And when God says that He will send Elijah, who we know to be John the Baptist, the sacrifice of Jesus allows me to trust and believe – even if I didn’t see it with my eyes. For us, this may be an easy one. We can read in the New Testament where Jesus quotes this very verse and tells us that it was speaking of the coming of John the Baptist, the Forerunner of the Savior’s’ birth. From our perspective, it seems to be little more than a temporary Biblical exercise of examining cross-references. But, don’t miss the bigger lesson here. It’s more than an academic exercise, it’s a reminder of the lifeblood of our faith in Jesus. Who this Elijah is may not be a question anymore, but there are still plenty of things that God promises to us that we must wait for by faith. The same exercise and the same process at play with different details.

In fact, most moments of prayer model this very thing. Remember when Jesus taught the parable of the persistent widow? The lesson was, God’s answer in prayer may not always be immediate or what you expect. Prepare to wait upon Him by faith. The sacrifice of Jesus gives meaning to the practice of my faith today – either being led closer and closer to Jesus by trusting His Word, or drifting further by charting my own path of feeling and expectation.

Sometimes you have to take a few steps back and see the big picture, in order to appreciate the beauty of God’s work. That’s what we do in Advent, as we study the texts of God’s Word that foretold the birth of our Savior and the many accomplishments that God won through His work and name. These texts are more than mere history lessons. In a much greater way they are the enduring manner by which the Holy Spirit prepares and equips us to receive Jesus. On the surface, simplistically, we may have plenty of reasons to resist God’s Word. Take individually, the areas of our faith may seem common. But, take them as a whole, and in view of the curse of sin upon Jesus for us, and the Lord’s beauty shines forth. Let that be the Holy Spirit’s work among us today and always through His Word. Amen.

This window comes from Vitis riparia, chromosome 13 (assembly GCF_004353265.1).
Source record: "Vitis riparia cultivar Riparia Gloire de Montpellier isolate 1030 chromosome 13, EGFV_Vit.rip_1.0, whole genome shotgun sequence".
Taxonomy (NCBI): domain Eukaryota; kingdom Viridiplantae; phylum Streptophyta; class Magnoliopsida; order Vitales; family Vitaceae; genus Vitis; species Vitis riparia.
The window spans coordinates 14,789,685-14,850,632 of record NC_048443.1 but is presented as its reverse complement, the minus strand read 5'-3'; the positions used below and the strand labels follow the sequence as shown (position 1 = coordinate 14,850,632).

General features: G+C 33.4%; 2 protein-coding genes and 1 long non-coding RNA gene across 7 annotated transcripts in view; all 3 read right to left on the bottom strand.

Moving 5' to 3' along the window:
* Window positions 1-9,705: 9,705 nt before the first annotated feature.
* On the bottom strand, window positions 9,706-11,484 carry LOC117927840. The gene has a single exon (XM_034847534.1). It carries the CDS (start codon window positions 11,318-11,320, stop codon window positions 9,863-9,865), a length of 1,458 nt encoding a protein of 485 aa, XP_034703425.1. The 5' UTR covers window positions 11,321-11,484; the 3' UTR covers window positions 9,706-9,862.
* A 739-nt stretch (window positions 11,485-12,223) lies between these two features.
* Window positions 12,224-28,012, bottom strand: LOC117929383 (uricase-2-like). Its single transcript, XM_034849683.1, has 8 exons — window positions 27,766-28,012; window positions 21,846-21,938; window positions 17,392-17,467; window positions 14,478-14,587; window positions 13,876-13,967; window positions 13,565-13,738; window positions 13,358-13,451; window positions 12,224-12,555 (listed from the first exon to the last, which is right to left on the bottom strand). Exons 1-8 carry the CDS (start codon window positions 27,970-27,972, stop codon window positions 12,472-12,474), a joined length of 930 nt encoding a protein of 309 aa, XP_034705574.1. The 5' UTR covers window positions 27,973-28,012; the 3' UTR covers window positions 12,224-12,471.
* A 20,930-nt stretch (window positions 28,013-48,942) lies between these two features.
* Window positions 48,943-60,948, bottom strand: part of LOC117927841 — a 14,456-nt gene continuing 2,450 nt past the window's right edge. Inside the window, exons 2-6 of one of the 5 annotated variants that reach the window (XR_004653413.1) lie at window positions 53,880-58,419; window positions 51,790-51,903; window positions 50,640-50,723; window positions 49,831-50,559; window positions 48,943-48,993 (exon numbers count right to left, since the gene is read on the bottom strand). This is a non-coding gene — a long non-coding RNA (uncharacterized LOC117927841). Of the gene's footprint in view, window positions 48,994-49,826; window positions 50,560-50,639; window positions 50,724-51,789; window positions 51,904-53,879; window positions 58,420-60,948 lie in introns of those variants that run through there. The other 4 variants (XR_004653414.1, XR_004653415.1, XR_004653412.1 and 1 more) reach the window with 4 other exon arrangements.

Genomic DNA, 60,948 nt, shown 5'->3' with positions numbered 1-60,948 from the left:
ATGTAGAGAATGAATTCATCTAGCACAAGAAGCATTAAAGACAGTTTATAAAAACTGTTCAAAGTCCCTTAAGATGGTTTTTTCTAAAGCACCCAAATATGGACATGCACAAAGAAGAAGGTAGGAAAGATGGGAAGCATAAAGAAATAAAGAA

Advent 1 - Romans 13:11-14

Living in Christ’s Advent Light

Romans 13:11-14 Besides this, knowing the time, it is already the hour for you to wake up from sleep, for now our salvation is nearer than when we first believed. 12 The night is nearly over, and the daylight is near, so let us discard the deeds of darkness and put on the armor of light. 13 Let us walk with decency, as in the daylight: not in carousing and drunkenness; not in sexual impurity and promiscuity; not in quarreling and jealousy.14 But put on the Lord Jesus Christ, and make no plans to satisfy the fleshly desires. 

The theme of light and darkness, and day and night, is very common throughout the Bible. In fact, from the very beginning of creation, we see God’s work set in contrast to darkness. But, this theme gets even more interesting when you dig deeper into specifics. For example, in John 9:4 Jesus warned about working “while it is day, because the night is coming when no one can work.” In that context Jesus described the coming judgment of God as night – or the ending of a day.

However, in this section from Romans, Paul frames the very same thought, God’s coming judgment, as a time to wake up – a time when the night is over. The key to understanding how this theme is presented in different ways, lies within the context of the section. In John 9, Jesus was speaking from the perspective of unbelief. He was describing that the ministry of God’s Word, “working during the day,” was so important because each person’s time of grace is limited. From the perspective of unbelievers, the Lord’s Final Day is darkness.